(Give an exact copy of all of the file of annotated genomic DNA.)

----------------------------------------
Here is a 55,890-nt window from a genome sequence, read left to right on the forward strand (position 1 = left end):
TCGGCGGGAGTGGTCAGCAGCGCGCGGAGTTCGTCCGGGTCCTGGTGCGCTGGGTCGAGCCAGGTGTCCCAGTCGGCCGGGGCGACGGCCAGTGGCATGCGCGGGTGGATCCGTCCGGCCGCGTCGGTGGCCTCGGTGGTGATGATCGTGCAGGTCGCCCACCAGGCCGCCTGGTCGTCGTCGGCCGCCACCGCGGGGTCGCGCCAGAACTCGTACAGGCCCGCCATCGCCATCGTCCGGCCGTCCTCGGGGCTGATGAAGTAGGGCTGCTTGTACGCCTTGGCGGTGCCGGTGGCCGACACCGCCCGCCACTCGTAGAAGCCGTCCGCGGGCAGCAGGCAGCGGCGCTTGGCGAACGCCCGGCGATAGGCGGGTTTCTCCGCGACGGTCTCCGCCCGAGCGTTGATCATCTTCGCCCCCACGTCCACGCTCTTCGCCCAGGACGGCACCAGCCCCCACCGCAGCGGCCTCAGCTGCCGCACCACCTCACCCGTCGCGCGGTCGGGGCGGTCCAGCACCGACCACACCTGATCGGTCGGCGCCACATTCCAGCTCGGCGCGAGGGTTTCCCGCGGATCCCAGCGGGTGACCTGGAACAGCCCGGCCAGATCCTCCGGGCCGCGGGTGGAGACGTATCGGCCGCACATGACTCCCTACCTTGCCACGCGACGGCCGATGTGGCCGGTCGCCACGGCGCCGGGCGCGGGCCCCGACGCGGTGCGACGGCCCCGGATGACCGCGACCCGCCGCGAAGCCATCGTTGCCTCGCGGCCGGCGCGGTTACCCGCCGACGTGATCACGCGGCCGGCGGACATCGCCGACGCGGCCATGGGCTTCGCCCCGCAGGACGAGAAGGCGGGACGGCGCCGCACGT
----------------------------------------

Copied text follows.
Here is a 55,890-nt window from a genome sequence, read left to right on the forward strand (position 1 = left end):
TCGGCGGGAGTGGTCAGCAGCGCGCGGAGTTCGTCCGGGTCCTGGTGCGCTGGGTCGAGCCAGGTGTCCCAGTCGGCCGGGGCGACGGCCAGTGGCATGCGCGGGTGGATCCGTCCGGCCGCGTCGGTGGCCTCGGTGGTGATGATCGTGCAGGTCGCCCACCAGGCCGCCTGGTCGTCGTCGGCCGCCACCGCGGGGTCGCGCCAGAACTCGTACAGGCCCGCCATCGCCATCGTCCGGCCGTCCTCGGGGCTGATGAAGTAGGGCTGCTTGTACGCCTTGGCGGTGCCGGTGGCCGACACCGCCCGCCACTCGTAGAAGCCGTCCGCGGGCAGCAGGCAGCGGCGCTTGGCGAACGCCCGGCGATAGGCGGGTTTCTCCGCGACGGTCTCCGCCCGAGCGTTGATCATCTTCGCCCCCACGTCCACGCTCTTCGCCCAGGACGGCACCAGCCCCCACCGCAGCGGCCTCAGCTGCCGCACCACCTCACCCGTCGCGCGGTCGGGGCGGTCCAGCACCGACCACACCTGATCGGTCGGCGCCACATTCCAGCTCGGCGCGAGGGTTTCCCGCGGATCCCAGCGGGTGACCTGGAACAGCCCGGCCAGATCCTCCGGGCCGCGGGTGGAGACGTATCGGCCGCACATGACTCCCTACCTTGCCACGCGACGGCCGATGTGGCCGGTCGCCACGGCGCCGGGCGCGGGCCCCGACGCGGTGCGACGGCCCCGGATGACCGCGACCCGCCGCGAAGCCATCGTTGCCTCGCGGCCGGCGCGGTTACCCGCCGACGTGATCACGCGGCCGGCGGACATCGCCGACGCGGCCATGGGCTTCGCCCCGCAGGACGAGAAGGCGGGACGGCGCCGCACGT